In contrast, treating tooth decay medically, in accord with the microbiological science, involves no specialized equipment, technique, or practice settings, and the materials, SDF and GIC, are inexpensive and easy to use.  Application can be done in minutes, with a microbrush in the former case, and with a gloved finger in the latter, by non-dentist personnel who can be readily trained in the simple techniques.  But this also illustrates a fundamental, definitional change in dental treatment.  No longer is dental care defined as putting the drill to the tooth.  Instead, it is applying silver and fluoride to the disease-causing bacteria to arrest the decay. 

It’s a wholly different paradigm.  Issues of cost and access as barriers to care virtually disappear.  A therapeutic drop of SDF costs $0.79 versus $86-$606 for a filling.  Cadres of non-dentist personnel, working in venues far outside the dental office, including 200,000 dental hygienists, 290,000 nurse practitioners, and 119,000 physician assistants, not to mention registered nurses, school nurses, pharmacists, even physicians and others, can be easily trained in applying SDF and GIC, making access issues essentially moot.  And not to be overlooked, the patient spends but minutes in the chair, experiencing no pain.

Putting these elements together – low cost, easy access, speedy and effective treatment and combined with a better patient experience – means the market for dental care stands to be completely upended.  The private, solo, fee-for-service practice, the paradigm of “drill and fill” dentistry and the most prevalent dental business model, will be hard pressed to compete with new, more flexible, more welcoming organizational models responding to consumer demand for affordable, accessible, quality dental care.  These models could include:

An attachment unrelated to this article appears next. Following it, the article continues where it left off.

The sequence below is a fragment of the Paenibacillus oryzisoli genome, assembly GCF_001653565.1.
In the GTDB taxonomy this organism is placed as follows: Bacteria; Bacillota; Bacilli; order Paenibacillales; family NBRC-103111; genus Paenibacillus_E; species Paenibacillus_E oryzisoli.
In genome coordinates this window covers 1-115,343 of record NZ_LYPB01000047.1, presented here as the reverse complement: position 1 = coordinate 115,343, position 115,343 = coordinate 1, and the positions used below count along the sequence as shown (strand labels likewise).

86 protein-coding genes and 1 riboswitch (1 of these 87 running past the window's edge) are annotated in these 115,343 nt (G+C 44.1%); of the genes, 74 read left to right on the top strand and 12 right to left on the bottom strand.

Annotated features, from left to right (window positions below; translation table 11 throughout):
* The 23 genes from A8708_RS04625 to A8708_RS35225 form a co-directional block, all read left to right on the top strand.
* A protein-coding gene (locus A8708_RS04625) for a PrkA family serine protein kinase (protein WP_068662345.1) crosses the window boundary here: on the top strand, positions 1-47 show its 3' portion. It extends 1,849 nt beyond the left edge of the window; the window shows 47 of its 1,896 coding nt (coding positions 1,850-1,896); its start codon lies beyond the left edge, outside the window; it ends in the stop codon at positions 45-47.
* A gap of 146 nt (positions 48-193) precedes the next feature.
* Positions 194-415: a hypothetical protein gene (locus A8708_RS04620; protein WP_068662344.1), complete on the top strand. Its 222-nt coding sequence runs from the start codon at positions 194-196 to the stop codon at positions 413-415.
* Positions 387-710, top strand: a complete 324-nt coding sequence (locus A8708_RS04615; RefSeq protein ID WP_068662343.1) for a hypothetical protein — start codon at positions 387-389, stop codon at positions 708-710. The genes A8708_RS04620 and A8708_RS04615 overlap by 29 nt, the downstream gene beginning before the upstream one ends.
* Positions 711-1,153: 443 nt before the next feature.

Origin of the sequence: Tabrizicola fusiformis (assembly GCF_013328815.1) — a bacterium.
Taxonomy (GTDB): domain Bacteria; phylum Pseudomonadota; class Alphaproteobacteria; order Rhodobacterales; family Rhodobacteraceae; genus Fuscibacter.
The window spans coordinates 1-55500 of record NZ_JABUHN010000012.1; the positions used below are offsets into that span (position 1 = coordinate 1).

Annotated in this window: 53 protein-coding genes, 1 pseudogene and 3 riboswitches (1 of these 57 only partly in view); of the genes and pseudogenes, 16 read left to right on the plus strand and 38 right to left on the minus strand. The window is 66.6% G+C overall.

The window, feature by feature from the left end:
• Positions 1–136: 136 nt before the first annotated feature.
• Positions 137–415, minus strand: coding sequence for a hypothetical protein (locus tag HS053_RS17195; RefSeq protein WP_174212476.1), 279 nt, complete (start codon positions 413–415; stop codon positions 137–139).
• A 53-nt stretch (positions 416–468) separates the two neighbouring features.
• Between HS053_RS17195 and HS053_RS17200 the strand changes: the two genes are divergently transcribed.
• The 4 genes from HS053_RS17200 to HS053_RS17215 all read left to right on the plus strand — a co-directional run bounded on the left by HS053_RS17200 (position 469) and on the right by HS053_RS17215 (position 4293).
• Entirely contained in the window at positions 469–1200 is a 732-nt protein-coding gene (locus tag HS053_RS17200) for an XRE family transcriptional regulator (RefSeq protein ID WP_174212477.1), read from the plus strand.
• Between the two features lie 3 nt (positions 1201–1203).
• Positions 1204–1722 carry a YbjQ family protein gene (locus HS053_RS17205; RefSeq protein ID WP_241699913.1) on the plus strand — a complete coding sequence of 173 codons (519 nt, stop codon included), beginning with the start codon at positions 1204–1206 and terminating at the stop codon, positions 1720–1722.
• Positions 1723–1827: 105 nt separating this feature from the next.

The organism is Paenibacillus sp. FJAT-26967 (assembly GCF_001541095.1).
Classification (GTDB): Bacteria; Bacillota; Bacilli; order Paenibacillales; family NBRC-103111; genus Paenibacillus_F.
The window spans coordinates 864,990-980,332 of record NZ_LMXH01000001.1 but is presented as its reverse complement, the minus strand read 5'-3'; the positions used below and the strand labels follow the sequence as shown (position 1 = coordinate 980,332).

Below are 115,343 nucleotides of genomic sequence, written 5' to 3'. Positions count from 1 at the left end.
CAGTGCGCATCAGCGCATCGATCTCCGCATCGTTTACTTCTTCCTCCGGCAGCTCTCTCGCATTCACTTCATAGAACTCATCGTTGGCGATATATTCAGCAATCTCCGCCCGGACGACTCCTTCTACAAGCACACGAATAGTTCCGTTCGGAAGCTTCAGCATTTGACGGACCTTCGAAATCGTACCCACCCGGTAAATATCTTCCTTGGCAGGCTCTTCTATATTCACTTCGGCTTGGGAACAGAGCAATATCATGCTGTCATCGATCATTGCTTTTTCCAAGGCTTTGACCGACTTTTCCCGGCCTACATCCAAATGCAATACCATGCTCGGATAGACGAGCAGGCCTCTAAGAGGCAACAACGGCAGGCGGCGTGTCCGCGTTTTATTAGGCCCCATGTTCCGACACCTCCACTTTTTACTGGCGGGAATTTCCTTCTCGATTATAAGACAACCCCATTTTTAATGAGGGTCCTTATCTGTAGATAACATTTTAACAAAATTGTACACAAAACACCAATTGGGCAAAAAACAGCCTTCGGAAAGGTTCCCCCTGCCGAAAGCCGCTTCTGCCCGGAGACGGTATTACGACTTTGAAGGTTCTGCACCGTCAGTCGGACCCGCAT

• Retail clinics offering dental care either through nurse practitioners, physician assistants, or dental hygienists, linked via teledentistry to dentists should consultation or referral be needed.
  • Physicians’ offices, particularly pediatricians, also offering dental care, and again linked via teledentistry if needed.
  • School-based clinics.
  • Mobile dental hygienists, rendering care to the homebound and facility-bound patient, and again data linked.
  • At its most sophisticated, a dACO (dental Accountable Care Organization), integrated into an ACO for comprehensiveness of care, alternative payment mechanisms, quality assurance and evaluation of care programs, outcome measures, population health management, and more.

A subtlety needs to be noted.  The science extending back over a century that led to the initial understanding of the bacterial nature of tooth decay, and then to its treatment with inexpensive, highly effective substances, since updated, has now laid the groundwork for new organizational models of care.  These new models lower cost, geographic, socioeconomic, cultural, and other barriers to care, so that can be seen in a wide variety of venues, or have care taken to patients.  Instead of treating teeth after the damage has been done, well organized, responsive, and anticipatory dental care resources will be addressing the disease as it exists in society for whatever reason, and intercept it early.  No longer will tooth decay, at least in its most severe forms, be considered inevitable.

How To Get There